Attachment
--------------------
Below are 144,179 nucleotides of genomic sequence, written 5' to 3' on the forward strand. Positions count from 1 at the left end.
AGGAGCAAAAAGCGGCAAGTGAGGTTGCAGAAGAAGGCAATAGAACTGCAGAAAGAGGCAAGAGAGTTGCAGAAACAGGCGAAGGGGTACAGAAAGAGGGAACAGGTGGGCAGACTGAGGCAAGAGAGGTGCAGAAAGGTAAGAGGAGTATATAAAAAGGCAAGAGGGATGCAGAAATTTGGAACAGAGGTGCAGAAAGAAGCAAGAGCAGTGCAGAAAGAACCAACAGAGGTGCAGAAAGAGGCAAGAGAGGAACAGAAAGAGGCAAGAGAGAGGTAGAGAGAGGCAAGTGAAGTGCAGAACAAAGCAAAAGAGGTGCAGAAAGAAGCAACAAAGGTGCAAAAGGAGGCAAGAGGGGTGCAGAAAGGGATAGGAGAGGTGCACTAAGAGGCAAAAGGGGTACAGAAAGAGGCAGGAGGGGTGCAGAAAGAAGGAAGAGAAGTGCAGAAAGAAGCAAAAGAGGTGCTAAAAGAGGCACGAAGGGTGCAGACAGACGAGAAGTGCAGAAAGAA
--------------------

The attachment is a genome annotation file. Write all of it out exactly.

Below are 144,179 nucleotides of genomic sequence, written 5' to 3' on the forward strand. Positions count from 1 at the left end.
AGGAGCAAAAAGCGGCAAGTGAGGTTGCAGAAGAAGGCAATAGAACTGCAGAAAGAGGCAAGAGAGTTGCAGAAACAGGCGAAGGGGTACAGAAAGAGGGAACAGGTGGGCAGACTGAGGCAAGAGAGGTGCAGAAAGGTAAGAGGAGTATATAAAAAGGCAAGAGGGATGCAGAAATTTGGAACAGAGGTGCAGAAAGAAGCAAGAGCAGTGCAGAAAGAACCAACAGAGGTGCAGAAAGAGGCAAGAGAGGAACAGAAAGAGGCAAGAGAGAGGTAGAGAGAGGCAAGTGAAGTGCAGAACAAAGCAAAAGAGGTGCAGAAAGAAGCAACAAAGGTGCAAAAGGAGGCAAGAGGGGTGCAGAAAGGGATAGGAGAGGTGCACTAAGAGGCAAAAGGGGTACAGAAAGAGGCAGGAGGGGTGCAGAAAGAAGGAAGAGAAGTGCAGAAAGAAGCAAAAGAGGTGCTAAAAGAGGCACGAAGGGTGCAGACAGACGAGAAGTGCAGAAAGAA